Bugatti is known for building extremely well-engineered supercars that constantly push the envelope of what is technologically possible, and it seems the company has no plans to give up its position at the cutting edge of road car development anytime soon. To demonstrate this, the boutique hypercar maker just unveiled the world’s first 3D-printed brake caliper, and while this technology is usually associated with materials such as plastic, Bugatti managed to use titanium for this task, potentially setting a new standard for other car companies to follow.
While this brake caliper may look pretty unspectacular at first glance, the item is actually a considerable technological achievement. Not only is it the largest 3D-printed titanium functional component in the world, it is also the largest brake caliper in the automotive industry. It was developed in cooperation with Laser Zentrum Nord in Hamburg, Germany. The French carmaker is now planning on using it—and other parts like it—in its road cars if quality tests scheduled for early this year go well.
There are a number of advantages to creating parts this way, starting with titanium being considerably stronger than many other metals—a force of over 125kg can be applied to one square millimeter of this material before it fractures. Next to being tough, the new part is also 40% lighter than the currently used aluminum version, weighing just 2.9kg instead of 4.9kg. Furthermore, 3D-printing titanium also gets around some of the issues usually encountered when working with this ultra-strong material, as milling or forging components from it is extremely difficult. The caliper was created by a 3D printer equipped with four 400W lasers that melt a total of 2,213 layers of titanium powder into the final shape of the caliper, a process that takes 45 hours to complete.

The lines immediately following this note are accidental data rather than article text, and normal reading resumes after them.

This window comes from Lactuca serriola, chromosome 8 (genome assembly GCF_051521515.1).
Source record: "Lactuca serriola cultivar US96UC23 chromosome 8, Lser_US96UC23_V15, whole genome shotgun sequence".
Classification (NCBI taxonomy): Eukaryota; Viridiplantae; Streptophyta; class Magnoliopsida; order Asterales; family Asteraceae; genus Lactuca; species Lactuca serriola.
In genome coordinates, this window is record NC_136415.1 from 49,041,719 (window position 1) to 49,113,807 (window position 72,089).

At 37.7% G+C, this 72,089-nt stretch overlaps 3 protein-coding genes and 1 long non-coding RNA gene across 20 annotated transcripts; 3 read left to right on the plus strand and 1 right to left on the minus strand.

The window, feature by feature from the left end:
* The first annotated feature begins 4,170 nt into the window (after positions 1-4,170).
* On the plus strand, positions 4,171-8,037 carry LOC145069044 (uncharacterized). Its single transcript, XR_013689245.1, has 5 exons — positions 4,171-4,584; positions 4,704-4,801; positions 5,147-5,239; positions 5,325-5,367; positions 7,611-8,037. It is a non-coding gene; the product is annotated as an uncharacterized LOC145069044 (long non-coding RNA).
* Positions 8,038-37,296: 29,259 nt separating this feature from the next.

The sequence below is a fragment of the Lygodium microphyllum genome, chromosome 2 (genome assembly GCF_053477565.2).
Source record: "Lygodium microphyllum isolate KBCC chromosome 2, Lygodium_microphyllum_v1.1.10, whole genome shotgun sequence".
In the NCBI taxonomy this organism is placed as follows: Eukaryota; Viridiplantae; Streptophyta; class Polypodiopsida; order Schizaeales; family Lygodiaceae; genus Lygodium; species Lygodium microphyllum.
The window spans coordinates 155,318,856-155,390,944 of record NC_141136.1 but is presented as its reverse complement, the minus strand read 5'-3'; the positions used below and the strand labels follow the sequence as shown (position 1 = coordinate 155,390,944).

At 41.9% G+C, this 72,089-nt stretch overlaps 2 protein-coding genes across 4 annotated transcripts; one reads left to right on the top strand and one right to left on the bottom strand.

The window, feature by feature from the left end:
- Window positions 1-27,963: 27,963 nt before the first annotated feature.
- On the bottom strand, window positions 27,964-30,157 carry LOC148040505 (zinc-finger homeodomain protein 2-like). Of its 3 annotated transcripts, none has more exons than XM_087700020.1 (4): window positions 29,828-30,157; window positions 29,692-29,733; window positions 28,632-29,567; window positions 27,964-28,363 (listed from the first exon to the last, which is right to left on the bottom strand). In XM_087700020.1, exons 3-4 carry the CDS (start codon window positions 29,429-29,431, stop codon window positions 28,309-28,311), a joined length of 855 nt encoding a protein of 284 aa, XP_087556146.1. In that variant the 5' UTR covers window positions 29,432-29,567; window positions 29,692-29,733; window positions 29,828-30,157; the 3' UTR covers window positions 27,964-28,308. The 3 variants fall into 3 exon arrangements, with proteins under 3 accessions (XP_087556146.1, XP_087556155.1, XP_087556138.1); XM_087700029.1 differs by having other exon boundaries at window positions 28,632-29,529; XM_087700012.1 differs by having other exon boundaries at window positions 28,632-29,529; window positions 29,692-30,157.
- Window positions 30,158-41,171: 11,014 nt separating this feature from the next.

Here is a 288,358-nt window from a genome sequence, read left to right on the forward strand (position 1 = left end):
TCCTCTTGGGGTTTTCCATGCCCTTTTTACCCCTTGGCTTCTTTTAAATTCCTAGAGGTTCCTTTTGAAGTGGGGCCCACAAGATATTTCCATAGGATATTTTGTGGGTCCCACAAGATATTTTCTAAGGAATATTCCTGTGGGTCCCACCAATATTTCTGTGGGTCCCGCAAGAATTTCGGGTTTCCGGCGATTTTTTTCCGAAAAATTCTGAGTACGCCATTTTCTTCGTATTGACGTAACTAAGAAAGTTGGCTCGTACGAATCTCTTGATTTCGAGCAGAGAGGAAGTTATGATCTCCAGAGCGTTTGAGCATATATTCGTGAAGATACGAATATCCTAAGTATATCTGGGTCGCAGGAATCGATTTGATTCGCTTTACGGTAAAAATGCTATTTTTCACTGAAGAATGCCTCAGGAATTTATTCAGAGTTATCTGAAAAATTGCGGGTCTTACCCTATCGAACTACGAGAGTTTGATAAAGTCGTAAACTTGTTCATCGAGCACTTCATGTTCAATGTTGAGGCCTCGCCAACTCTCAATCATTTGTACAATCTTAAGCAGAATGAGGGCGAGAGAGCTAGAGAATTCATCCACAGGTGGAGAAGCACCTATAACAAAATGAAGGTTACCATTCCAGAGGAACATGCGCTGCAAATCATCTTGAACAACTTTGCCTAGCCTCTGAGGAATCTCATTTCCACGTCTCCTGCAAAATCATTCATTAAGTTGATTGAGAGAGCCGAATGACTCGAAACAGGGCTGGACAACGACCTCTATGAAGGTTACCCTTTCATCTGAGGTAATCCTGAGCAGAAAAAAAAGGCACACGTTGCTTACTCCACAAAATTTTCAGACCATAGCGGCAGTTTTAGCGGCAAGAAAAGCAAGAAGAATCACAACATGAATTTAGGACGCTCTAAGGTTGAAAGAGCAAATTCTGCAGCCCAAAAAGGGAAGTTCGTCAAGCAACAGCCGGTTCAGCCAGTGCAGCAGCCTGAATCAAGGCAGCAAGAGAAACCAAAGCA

While all of this is extremely high-end right now, it is worth remembering that Bugatti is essentially a research laboratory for Volkswagen, and acts as an outpost that can try out new technologies away from mass-market manufacturing pressures. This means that any new materials or techniques such as 3D printing may very well find their way into Volkswagen models of tomorrow. In other words, driving a future Golf will be a teeny bit like driving a Chiron.